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Walmart stops sales of coconut milk brand tied to monkey labor claims

This photo taken on July 9, 2020 shows a macaque monkey preparing to climb a palm tree to dislodge coconuts for a man to collect them in Berapea village near Narathiwat in southern Thailand. - Animal rights campaigner PETA released videos in early July of monkey "slaves" picking coconuts in Thailand, which has led several British retailers to ban the products. Thai coconut farmers have denied mistreating the macaques. (Photo by Madaree TOHLALA / AFP) (Photo by MADAREE TOHLALA/AFP via Getty Images)

(WXIN) — Walmart has become the latest retailer to pull a brand of coconut milk linked to an investigation by People for the Ethical Treatments of Animals into claims of forced monkey labor.

The retailer has joined Kroger, Target, Costco, and Walgreens in discontinuing sales of Chaokoh coconut milk, USA TODAY reported.

The Thailand-based company was the subject of a PETA Asia investigation in 2019 that alleged monkeys were abused, chained, and forced to pick coconuts.

“Denied the freedom to move around, socialize with others, or do anything else that is important to them, these intelligent animals slowly lose their minds. Driven to desperation, they pace and circle endlessly on the barren, trash-strewn patches of dirt where they’re chained,” wrote PETA.

According to PETA, Walmart’s decision to drop the Chaokoh brand from stores and online comes after it received more than 86,000 emails from PETA supporters.

Animal rights activists, wearing monkey masks and dressed as prison inmates, demonstrate outside the Thai embassy in Jakarta on December 8, 2020, against what they claim is the exploitation of primates as labor in Thailand’s coconut industry. (Photo by BAY ISMOYO / AFP) (Photo by BAY ISMOYO/AFP via Getty Images)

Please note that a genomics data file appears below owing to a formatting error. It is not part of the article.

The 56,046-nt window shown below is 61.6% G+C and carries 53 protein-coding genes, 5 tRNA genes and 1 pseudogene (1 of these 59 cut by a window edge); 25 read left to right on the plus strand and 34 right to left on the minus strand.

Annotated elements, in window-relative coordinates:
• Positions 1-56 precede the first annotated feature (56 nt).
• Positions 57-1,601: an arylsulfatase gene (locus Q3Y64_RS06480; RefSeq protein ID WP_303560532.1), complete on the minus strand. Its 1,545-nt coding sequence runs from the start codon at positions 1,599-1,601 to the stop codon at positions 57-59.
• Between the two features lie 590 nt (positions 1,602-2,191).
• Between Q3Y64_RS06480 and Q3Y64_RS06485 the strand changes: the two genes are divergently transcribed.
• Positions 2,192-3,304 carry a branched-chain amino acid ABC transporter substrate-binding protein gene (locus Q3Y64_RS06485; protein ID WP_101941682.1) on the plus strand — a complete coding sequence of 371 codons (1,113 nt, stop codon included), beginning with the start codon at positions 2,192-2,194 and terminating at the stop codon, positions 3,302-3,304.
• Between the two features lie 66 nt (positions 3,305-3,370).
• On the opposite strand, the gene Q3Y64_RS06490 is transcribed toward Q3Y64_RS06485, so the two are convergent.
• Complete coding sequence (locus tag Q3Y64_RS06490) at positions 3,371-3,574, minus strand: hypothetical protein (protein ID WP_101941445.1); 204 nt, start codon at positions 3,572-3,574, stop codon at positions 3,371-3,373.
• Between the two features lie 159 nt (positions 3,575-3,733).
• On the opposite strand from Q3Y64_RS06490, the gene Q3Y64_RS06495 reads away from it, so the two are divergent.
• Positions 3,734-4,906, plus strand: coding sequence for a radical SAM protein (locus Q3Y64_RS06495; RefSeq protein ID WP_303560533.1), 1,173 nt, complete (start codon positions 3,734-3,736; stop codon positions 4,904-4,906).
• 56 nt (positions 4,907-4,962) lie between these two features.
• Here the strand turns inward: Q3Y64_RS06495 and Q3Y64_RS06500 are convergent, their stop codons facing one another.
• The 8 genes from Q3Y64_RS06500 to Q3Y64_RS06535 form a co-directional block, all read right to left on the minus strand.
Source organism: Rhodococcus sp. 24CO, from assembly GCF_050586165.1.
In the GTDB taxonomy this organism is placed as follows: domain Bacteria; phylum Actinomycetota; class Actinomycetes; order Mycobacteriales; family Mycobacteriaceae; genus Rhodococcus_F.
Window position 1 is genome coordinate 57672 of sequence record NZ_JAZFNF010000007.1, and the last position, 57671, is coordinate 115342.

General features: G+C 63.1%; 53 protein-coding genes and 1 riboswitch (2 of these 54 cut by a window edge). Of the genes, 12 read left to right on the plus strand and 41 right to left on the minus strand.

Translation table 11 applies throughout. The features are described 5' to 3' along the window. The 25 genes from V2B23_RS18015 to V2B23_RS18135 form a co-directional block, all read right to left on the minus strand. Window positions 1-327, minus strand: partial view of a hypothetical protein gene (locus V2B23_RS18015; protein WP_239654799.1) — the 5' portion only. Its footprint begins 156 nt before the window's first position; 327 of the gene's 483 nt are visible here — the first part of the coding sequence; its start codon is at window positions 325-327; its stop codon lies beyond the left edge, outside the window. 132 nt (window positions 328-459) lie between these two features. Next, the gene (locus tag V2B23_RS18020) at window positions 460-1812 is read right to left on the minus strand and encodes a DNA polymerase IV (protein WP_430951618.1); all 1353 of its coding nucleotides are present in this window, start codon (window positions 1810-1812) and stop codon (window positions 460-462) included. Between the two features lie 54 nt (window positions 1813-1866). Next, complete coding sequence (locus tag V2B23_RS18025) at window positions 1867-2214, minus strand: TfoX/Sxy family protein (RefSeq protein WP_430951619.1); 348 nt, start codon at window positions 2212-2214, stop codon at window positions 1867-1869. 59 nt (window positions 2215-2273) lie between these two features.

Last summer, a representative from Theppadungporn Coconut Co. told Reuters that documents would be provided showing the animals were not used in production.

USA TODAY reported that the company contracted an audit in which investigators randomly visited 64 of its 817 farms and found no monkeys were being used to pick coconuts.

“PETA claims another investigation proved the audit was ‘misleading and inadequate’ and companies and consumers were being lied (to) about the use of monkeys,” according to USA TODAY.

In a statement, PETA Executive Vice President Tracy Reiman praised Walmart’s action.

“With one PETA exposé after another confirming cruelty on coconut farms, retailers are dropping Chaokoh left and right. Kudos to Walmart for its kind decision,” said Reiman.

PETA says more than 45,000 stores have stopped selling Chaokoh’s coconut milk since its 2019 investigation. It’s now calling for more companies to drop the brand, including 99 Ranch Market.